UK burglaries fall in 2015

Untitled 2Ironmongery Direct reports that the number of burglaries in the UK are falling. According to the latest statistics, incidents in 2015 were down 33% from the same period 10 years earlier (Jan-Dec 2005) and 70% just 20 years ago (Jan-Dec 1995).

However, according to the Office for National Statistics, there were 401,718 police-reported burglaries between January 2015 and December 2015 – giving a burglary rate at seven offences per 1,000 people.

That also means that, on average, there were 1,100 burglaries per day reported to police. That’s 45 per hour.

When taking account all burglaries (aside from police-reported) – an estimated 713,000 burglaries are said to have taken place, which means there were an estimated:

  • 1,953 burglaries per day
  • 81 per hour
  • 1.35 each minute

In 2000, a Home Office study concluded that the average burglary costs £2,300 per incident. Adjusted for inflation, that figure is now £3,600, not counting the rise in commonly stolen electronic devices such as smartphones, which cost an average of £180 each, and laptops (average cost £692 each).

According to insurer’s MoneySuperMarket, the 10 areas with the highest rate of burglary in the UK are in our capital:

Most burgled postcodes:

  • SE21 South Tulse Hill & Dulwich, South London
  • IG5 Clayhall, Ilford, East London
  • IG4 Redbridge, East London
  • IG2 Gants Hill, Newbury Park, Aldborough Hatch, East London
  • N20 Whetstone district, North London
  • TW5 Heston, Cranford (north), Osterley (west), West London
  • EN4 Hadley Wood, Cockfosters, East Barnet, New Barnet, North London
  • N11 New Southgate district, North London
  • IG6 Barkingside, Hainault (south), East London
  • TW11 Teddington, West London

The data also documents the UK postcodes with the lowest number of offences, with Harbury, Derry and Bishopston highlighted as some of the UK’s ‘safest’ areas.

‘Safest’ postcodes:

  • CV33 Harbury
  • BT48 Derry, Cityside, Ballynagard, Coshquin, Rosemount, The Collon, Culmore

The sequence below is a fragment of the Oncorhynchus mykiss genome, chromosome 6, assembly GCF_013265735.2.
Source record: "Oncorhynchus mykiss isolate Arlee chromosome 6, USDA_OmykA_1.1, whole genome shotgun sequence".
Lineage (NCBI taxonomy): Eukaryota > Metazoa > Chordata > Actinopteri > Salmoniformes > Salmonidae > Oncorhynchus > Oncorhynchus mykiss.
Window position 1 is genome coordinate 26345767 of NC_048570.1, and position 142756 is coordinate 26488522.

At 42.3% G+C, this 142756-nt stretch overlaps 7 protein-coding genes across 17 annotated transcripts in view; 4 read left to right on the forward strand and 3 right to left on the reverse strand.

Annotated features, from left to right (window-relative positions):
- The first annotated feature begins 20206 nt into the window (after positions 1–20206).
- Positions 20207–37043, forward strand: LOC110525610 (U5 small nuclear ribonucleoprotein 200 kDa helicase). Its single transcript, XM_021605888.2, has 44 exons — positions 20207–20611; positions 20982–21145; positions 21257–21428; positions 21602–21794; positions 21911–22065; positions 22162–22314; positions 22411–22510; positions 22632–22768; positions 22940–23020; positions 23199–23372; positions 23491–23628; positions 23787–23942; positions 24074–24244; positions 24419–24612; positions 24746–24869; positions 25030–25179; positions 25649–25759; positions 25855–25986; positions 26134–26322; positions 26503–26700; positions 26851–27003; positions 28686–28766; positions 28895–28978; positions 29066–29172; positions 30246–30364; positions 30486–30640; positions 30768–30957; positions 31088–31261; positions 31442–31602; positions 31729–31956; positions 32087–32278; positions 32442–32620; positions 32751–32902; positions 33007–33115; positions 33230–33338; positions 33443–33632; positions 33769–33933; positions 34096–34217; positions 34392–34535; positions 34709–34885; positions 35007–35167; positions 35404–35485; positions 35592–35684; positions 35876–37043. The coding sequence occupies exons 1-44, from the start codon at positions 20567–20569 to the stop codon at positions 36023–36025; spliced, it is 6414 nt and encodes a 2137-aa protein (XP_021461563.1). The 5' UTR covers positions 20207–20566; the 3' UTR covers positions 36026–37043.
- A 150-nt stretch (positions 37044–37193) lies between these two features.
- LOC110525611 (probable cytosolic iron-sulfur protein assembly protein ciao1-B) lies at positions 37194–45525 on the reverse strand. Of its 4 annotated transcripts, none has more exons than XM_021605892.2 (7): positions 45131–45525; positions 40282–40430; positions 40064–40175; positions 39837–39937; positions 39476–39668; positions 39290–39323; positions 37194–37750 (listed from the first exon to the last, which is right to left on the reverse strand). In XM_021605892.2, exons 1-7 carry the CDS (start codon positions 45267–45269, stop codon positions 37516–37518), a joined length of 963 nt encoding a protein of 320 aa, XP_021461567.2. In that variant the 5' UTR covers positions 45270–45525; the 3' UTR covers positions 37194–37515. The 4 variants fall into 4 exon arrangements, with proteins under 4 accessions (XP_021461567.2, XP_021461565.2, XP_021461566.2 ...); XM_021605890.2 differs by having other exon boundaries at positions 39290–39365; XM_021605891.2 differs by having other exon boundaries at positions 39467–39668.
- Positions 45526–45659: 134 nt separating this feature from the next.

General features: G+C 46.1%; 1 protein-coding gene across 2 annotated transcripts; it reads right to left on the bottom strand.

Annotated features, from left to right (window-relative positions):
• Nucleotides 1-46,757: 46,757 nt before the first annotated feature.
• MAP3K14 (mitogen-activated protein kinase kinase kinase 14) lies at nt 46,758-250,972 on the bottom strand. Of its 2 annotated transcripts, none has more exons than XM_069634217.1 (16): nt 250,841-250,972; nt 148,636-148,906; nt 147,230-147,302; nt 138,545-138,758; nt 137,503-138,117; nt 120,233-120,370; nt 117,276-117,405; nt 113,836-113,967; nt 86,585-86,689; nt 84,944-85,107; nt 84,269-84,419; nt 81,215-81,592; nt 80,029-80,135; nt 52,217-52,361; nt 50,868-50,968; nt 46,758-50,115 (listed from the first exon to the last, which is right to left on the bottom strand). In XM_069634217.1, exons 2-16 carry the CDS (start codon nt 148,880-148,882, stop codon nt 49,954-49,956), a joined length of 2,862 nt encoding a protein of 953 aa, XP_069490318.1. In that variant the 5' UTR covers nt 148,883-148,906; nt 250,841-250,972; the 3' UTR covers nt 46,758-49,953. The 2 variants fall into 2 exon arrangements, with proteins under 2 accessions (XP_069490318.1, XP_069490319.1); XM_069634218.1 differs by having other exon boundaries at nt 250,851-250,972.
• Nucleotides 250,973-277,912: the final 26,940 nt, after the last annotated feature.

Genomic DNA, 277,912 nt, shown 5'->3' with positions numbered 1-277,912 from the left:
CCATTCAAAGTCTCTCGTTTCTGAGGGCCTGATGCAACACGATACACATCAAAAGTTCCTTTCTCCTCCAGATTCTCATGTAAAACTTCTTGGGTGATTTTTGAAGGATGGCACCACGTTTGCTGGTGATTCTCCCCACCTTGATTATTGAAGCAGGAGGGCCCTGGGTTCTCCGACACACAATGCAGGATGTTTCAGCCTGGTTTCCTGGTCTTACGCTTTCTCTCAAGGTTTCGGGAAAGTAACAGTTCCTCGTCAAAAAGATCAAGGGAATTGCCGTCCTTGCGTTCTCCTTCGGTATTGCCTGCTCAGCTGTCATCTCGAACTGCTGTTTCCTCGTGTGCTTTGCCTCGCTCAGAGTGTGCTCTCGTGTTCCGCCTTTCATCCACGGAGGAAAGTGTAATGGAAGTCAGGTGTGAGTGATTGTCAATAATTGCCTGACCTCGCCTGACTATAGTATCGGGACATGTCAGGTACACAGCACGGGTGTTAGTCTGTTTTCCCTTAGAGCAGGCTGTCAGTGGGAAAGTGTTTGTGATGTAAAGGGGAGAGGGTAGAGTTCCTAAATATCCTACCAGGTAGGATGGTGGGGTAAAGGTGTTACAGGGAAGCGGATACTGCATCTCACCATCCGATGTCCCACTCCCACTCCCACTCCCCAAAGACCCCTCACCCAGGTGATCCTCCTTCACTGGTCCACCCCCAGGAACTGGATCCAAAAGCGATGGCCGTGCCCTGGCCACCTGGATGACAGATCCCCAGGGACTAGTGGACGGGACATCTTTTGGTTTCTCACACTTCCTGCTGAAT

• SA3 Bishopston, Blackpill, Caswell, Clyne, Langland, Mumbles, Oystermouth, Southgate, South Gower, West Cross
  • SO22 Badger Farm, Fulflood, Hursley, Littleton and Harestock, Olivers Battery, Pitt, St Cross (W), Stanmore, Weeke
  • SP4 Amesbury & Durrington
  • BL6 Bolton, Blackrod, Horwich, Lostock, Rivington
  • OX10 Wallingford, Berinsfield, Cholsey, Dorchester
  • DD10 Montrose
  • NG20 Shirebrook, Market Warsop
  • CA13 Cockermouth, Lorton & Buttermere

Throughout history, people have made efforts to secure their homes to prevent the theft of their belongings. This began with a number of weapons and tools before morphing into the systems we use today.

Beginning with a simple wooden bolt across two brackets, locks in ancient history progressed rapidly. In periods dating as far back as 2,000BC, Egyptians began using pin tumbler locks made of wood that used a lock and key to provide access externally. This would then be improved with metallic tumbler locks in Rome.

Deadbolts and secure locks are still one of the most important factors in protecting yourself against burglary. Around 30% of all burglaries are through an open or unlocked window or door. A home without a security system is 300% more likely to be burgled.

A report by futurologist Dr Ian Pearson suggested that we may soon see intelligent alarms that can communicate with one another, directional sound emitting alarms that disorientate intruders and even affordable robotic security guards. With the price of technology dropping and home CCTV systems now available for free through Android apps, the future of home security looks ‘bright’ according to Ironmongery Direct.

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